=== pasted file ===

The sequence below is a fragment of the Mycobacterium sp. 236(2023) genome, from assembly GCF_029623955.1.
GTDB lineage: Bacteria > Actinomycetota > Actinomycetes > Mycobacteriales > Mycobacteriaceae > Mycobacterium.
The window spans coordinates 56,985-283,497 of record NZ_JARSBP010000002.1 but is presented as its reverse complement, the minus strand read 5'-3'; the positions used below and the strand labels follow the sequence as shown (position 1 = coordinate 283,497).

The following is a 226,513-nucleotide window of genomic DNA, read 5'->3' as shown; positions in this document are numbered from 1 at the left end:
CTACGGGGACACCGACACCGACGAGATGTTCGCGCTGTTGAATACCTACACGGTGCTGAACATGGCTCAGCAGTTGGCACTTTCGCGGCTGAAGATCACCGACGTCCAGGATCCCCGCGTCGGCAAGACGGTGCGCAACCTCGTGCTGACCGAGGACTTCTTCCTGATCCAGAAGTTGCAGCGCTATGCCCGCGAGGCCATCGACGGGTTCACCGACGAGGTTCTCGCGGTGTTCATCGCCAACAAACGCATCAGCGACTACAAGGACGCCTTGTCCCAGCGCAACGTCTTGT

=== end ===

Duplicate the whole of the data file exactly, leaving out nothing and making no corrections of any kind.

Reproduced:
The sequence below is a fragment of the Mycobacterium sp. 236(2023) genome, from assembly GCF_029623955.1.
GTDB lineage: Bacteria > Actinomycetota > Actinomycetes > Mycobacteriales > Mycobacteriaceae > Mycobacterium.
The window spans coordinates 56,985-283,497 of record NZ_JARSBP010000002.1 but is presented as its reverse complement, the minus strand read 5'-3'; the positions used below and the strand labels follow the sequence as shown (position 1 = coordinate 283,497).

The following is a 226,513-nucleotide window of genomic DNA, read 5'->3' as shown; positions in this document are numbered from 1 at the left end:
CTACGGGGACACCGACACCGACGAGATGTTCGCGCTGTTGAATACCTACACGGTGCTGAACATGGCTCAGCAGTTGGCACTTTCGCGGCTGAAGATCACCGACGTCCAGGATCCCCGCGTCGGCAAGACGGTGCGCAACCTCGTGCTGACCGAGGACTTCTTCCTGATCCAGAAGTTGCAGCGCTATGCCCGCGAGGCCATCGACGGGTTCACCGACGAGGTTCTCGCGGTGTTCATCGCCAACAAACGCATCAGCGACTACAAGGACGCCTTGTCCCAGCGCAACGTCTTGT